The City of Wichita takes 60% of its water from the Lake Cheney reservoir and 40% from ground water of the Equus Beds. It adopted an Integrated Local Water Supply Plan in 1993 to meet the projected water needs of the City and surrounding communities through 2050. A key component of the plan is a recharge, storage and recovery project involving the use of water from the Little Arkansas River to recharge the Equus Beds Aquifer. For more information on the Equus Bed Artificial Recharge Project see websites in subsurface Quality section that follows.

The use of Cheney Reservoir is also a part of the Wichita water plan. Information on Cheney water usage can be found in the following site: http://www.usbr.gov/dataweb/html/wichita.html

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THREATS AND HAZARDS

Quality Ground Water (subsurface)
High Plains Aquifer:
For specific information about groundwater quality contact:

Stafford Groundwater Management District at
Big Bend Groundwater Management District #5
125 South, Main St
Stafford, KS 67578
Phone: (620) 234-5352
Fax: (620) 234-5718
http://www.gmd5.org/

The following websites contain general information about the High Plains Aquifer and threats to groundwater quality from salt contamination and total dissolved solids (TDS):

 

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EQUUS BEDS ACQUIFER
(perched above High Plains Aquifer in subsurface)

Equus Beds Groundwater Management District No. 2
313 Spruce Street
Halstead, KS 67056
phone: (316) 835-2224
fax: (316) 835-2225
http://www.gmd2.org/

The following websites and summaries provide information on the artificial recharge project in the Equus Beds. Water quality is an issue with artificial recharge (i.e, flood water from the Arkansas is pumped or seeped into ground water system).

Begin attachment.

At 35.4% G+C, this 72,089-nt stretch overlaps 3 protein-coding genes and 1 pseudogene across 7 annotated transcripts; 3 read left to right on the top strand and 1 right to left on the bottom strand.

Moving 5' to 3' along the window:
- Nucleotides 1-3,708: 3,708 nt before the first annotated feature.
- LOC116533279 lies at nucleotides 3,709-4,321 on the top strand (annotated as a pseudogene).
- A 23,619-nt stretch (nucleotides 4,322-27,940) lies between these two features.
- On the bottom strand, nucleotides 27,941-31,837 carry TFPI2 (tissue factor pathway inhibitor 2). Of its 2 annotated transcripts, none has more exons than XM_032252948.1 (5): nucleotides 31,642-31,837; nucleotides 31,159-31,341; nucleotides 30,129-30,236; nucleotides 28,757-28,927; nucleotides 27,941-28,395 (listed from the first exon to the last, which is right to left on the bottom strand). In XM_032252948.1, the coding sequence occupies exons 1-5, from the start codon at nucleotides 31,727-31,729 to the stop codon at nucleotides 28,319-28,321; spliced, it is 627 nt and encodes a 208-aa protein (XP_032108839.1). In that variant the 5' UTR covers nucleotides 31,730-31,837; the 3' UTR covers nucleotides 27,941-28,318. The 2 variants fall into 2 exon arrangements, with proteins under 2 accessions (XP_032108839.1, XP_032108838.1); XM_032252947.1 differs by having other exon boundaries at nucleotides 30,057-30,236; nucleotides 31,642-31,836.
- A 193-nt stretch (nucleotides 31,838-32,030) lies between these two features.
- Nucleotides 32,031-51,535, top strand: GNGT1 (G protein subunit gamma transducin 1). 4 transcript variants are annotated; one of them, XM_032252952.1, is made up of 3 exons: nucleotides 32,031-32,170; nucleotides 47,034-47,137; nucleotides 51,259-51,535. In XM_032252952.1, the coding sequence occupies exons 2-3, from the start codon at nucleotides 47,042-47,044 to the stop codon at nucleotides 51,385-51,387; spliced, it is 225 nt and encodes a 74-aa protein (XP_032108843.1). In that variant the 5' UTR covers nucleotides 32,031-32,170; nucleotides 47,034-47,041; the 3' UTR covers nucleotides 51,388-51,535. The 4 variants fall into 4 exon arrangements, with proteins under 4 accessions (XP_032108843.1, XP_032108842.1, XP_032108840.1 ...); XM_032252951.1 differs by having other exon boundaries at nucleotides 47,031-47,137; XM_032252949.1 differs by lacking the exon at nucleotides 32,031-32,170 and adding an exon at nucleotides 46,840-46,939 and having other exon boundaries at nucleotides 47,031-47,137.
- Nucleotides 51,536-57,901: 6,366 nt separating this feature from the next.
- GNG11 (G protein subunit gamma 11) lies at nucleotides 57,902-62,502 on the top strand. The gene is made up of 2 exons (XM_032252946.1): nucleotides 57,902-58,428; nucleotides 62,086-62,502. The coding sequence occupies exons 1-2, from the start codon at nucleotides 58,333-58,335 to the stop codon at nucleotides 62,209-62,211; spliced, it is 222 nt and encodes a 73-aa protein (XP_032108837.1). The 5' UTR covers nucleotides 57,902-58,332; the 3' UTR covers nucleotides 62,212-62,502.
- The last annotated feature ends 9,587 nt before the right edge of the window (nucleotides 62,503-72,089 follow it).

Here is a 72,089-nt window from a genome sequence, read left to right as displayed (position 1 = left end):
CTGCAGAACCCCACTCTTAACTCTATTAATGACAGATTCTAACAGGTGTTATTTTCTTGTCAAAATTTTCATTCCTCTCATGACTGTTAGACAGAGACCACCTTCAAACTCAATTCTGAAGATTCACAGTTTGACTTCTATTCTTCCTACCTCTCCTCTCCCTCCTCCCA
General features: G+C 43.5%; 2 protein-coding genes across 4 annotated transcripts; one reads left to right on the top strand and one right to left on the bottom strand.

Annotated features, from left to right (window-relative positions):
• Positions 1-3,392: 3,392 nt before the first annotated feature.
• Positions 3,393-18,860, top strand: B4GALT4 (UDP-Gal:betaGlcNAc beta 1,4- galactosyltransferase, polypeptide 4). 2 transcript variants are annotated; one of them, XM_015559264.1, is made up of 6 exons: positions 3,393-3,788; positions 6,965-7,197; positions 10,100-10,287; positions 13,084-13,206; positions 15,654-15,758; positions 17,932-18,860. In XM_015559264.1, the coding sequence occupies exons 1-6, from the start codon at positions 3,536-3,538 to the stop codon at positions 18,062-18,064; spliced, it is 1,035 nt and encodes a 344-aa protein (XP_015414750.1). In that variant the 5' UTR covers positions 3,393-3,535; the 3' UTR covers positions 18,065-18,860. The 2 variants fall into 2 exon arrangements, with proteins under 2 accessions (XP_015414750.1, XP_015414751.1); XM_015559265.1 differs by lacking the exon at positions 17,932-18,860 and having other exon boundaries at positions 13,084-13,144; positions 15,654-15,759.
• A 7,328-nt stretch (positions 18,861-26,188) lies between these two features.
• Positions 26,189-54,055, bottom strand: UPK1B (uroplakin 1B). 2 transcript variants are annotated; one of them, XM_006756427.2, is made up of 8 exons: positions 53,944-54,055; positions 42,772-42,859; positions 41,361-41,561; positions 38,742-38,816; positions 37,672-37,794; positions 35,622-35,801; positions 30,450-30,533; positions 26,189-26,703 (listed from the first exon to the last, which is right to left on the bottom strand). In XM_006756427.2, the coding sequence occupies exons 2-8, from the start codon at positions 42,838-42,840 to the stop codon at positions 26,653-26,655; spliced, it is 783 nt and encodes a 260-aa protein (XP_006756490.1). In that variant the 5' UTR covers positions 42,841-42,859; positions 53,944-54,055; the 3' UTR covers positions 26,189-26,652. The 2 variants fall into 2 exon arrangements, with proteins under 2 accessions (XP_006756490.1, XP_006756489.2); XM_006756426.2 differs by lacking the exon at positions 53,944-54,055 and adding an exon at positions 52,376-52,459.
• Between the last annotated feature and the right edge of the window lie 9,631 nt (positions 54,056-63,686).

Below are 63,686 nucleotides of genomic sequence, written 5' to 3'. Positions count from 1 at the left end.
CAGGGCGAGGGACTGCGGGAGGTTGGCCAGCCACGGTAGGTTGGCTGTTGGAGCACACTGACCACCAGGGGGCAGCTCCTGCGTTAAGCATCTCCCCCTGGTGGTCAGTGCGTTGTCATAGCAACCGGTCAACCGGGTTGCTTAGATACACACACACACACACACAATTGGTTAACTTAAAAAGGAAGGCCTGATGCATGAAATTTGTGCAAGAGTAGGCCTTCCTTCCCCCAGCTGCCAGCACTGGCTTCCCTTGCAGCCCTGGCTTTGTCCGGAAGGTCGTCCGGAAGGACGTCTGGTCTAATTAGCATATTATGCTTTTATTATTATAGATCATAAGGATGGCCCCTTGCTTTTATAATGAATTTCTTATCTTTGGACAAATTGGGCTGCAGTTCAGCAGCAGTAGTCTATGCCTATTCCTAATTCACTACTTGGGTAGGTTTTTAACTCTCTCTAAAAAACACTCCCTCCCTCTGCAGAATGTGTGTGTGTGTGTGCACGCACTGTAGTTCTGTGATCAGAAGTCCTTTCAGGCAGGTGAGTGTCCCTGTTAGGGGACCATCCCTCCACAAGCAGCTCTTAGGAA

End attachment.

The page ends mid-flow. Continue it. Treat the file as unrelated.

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Each Public Water System should provide a Consumer Confidence Report of water quality to the KDHE and the EPA:

Information about Kansas public water supplies can be found at:

To find out what is in your local drinking water follow the websites below:
Drill down’ from the top using EPA websites that follow:

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WATER QUANTITY

Groundwater:
For current information about groundwater levels and water rights, see
WIMAS website: http://hercules.kgs.ku.edu/geohydro/wimas/index.cfm
KGS - water level decline in high plains aquifer http://www.kgs.ku.edu/HighPlains/2000-29B/Decdir.htm
KGS -supply and demand needs on high plains aquifer http://www.kgs.ku.edu/HighPlains/2000-29C/needdir.htm

Surface Water:
Streams:

Flood and Drought Information: for real time water levels on the Lower Arkansas River: http://waterdata.usgs.gov/ks/nwis/rt
Drought Assessment: http://www.kwo.org/reports%20&%20publications/drought/kwo%20drought%20report.htm
Kansas Water Office reports on drought: http://koufax.kgs.ku.edu/kars/kars_map.cfm
Weekly interactive maps showing vegetation conditions across the State of Kansas. The maps are derived from NOAA satellite data that measures how green vegetation is. Vegetation stress is a proxy measure of drought.
Flood Information: Contact the National Weather Service http://www.nws.noaa.gov/

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ADDITIONAL LINKS

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© Copyright 2006 Wichita State University.

Wichita State University
Fairmount College of Liberal Arts and Sciences
Department of Geology
1845 N. Fairmount Box 34
Wichita , KS 67260
(316) 978-7245
cehh@wichita.edu